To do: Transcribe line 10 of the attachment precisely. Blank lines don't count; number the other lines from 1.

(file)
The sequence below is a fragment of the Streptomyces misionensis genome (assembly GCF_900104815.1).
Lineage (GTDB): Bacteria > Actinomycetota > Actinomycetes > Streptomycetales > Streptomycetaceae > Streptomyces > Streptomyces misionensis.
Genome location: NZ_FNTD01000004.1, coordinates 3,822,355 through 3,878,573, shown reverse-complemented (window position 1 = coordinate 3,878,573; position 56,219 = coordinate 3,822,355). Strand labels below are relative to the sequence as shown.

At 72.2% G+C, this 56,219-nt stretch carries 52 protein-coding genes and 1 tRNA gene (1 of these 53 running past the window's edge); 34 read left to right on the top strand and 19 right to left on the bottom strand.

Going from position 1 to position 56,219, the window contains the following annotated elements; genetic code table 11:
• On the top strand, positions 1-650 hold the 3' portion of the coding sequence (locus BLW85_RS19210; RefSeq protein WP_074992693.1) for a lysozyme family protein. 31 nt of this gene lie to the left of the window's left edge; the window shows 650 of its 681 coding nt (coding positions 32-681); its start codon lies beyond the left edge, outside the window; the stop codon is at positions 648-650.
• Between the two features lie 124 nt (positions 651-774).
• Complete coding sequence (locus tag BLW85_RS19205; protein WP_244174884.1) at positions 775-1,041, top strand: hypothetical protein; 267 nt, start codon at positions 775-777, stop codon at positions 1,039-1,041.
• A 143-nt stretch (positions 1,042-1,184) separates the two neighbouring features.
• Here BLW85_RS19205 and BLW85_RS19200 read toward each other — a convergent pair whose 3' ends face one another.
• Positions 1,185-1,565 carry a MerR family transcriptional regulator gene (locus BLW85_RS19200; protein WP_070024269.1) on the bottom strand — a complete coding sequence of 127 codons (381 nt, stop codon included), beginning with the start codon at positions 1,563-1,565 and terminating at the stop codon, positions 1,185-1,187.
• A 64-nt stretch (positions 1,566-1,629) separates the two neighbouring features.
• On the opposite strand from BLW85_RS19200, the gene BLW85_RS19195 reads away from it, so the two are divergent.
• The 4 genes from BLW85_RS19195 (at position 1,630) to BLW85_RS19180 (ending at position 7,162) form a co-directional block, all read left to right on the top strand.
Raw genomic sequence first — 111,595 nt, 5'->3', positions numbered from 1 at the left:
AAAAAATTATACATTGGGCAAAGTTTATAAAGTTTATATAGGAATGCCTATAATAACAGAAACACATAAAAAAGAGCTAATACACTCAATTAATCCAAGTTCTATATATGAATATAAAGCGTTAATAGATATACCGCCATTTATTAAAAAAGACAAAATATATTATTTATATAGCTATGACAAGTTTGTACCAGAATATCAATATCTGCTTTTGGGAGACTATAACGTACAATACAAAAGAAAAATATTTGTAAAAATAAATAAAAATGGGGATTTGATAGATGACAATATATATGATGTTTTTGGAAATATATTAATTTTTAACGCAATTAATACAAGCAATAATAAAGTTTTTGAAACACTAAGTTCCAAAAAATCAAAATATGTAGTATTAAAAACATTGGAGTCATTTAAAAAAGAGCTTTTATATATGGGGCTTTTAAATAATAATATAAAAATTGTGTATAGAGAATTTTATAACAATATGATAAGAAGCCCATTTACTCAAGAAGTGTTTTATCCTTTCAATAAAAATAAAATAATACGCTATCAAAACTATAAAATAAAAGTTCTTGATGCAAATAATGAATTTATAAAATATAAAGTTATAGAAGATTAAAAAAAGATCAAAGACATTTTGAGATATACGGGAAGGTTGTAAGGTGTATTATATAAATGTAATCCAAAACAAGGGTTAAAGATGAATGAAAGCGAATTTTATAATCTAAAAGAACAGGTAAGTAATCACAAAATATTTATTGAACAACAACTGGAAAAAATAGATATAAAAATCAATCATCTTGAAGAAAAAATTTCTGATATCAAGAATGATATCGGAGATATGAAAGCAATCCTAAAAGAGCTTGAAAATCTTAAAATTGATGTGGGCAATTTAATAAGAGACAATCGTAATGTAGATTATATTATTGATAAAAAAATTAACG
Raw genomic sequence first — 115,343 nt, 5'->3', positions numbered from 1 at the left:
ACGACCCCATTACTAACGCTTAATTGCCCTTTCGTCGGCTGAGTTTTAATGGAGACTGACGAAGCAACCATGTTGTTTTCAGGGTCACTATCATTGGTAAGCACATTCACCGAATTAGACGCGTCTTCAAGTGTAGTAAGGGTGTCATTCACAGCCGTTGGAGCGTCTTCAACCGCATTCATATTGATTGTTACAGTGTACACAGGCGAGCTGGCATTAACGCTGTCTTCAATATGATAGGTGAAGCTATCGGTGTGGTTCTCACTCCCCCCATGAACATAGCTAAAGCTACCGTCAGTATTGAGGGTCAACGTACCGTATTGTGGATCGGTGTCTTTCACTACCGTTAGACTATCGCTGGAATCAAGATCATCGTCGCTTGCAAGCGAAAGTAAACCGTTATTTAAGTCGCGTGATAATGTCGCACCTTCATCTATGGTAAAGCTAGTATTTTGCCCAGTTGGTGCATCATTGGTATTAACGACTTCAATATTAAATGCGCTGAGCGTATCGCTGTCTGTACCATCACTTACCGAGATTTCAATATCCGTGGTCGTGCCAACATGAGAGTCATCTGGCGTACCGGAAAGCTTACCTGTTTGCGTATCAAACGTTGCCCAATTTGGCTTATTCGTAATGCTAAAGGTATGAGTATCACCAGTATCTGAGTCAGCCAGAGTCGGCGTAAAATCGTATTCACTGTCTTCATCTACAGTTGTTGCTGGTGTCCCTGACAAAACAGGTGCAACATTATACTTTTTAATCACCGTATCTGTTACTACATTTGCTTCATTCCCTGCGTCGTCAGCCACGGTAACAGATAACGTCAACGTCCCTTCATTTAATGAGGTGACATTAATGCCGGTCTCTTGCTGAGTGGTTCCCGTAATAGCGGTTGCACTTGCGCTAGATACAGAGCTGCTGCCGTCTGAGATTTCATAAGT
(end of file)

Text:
• Here BLW85_RS19205 and BLW85_RS19200 read toward each other — a convergent pair whose 3' ends face one another.